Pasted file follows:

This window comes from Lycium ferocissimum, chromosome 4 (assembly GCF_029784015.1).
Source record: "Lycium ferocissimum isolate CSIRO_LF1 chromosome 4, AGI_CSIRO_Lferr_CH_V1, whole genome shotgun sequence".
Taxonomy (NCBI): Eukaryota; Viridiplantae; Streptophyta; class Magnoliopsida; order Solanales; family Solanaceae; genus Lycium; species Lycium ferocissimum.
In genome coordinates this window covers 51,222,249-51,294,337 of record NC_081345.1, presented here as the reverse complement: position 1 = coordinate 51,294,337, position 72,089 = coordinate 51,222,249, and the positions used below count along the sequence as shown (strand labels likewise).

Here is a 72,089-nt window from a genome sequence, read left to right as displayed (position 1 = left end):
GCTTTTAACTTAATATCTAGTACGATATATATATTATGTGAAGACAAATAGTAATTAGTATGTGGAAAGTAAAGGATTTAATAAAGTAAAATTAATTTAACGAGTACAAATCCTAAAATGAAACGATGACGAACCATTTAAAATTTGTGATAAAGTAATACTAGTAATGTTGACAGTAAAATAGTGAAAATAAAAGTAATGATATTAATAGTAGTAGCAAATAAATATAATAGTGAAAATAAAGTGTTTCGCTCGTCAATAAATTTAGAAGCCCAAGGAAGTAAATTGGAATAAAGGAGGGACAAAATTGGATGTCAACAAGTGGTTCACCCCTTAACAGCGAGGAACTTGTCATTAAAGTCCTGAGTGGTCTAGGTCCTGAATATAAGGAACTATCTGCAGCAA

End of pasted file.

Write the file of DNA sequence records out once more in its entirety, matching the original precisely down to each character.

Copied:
This window comes from Lycium ferocissimum, chromosome 4 (assembly GCF_029784015.1).
Source record: "Lycium ferocissimum isolate CSIRO_LF1 chromosome 4, AGI_CSIRO_Lferr_CH_V1, whole genome shotgun sequence".
Taxonomy (NCBI): Eukaryota; Viridiplantae; Streptophyta; class Magnoliopsida; order Solanales; family Solanaceae; genus Lycium; species Lycium ferocissimum.
In genome coordinates this window covers 51,222,249-51,294,337 of record NC_081345.1, presented here as the reverse complement: position 1 = coordinate 51,294,337, position 72,089 = coordinate 51,222,249, and the positions used below count along the sequence as shown (strand labels likewise).

Here is a 72,089-nt window from a genome sequence, read left to right as displayed (position 1 = left end):
GCTTTTAACTTAATATCTAGTACGATATATATATTATGTGAAGACAAATAGTAATTAGTATGTGGAAAGTAAAGGATTTAATAAAGTAAAATTAATTTAACGAGTACAAATCCTAAAATGAAACGATGACGAACCATTTAAAATTTGTGATAAAGTAATACTAGTAATGTTGACAGTAAAATAGTGAAAATAAAAGTAATGATATTAATAGTAGTAGCAAATAAATATAATAGTGAAAATAAAGTGTTTCGCTCGTCAATAAATTTAGAAGCCCAAGGAAGTAAATTGGAATAAAGGAGGGACAAAATTGGATGTCAACAAGTGGTTCACCCCTTAACAGCGAGGAACTTGTCATTAAAGTCCTGAGTGGTCTAGGTCCTGAATATAAGGAACTATCTGCAGCAA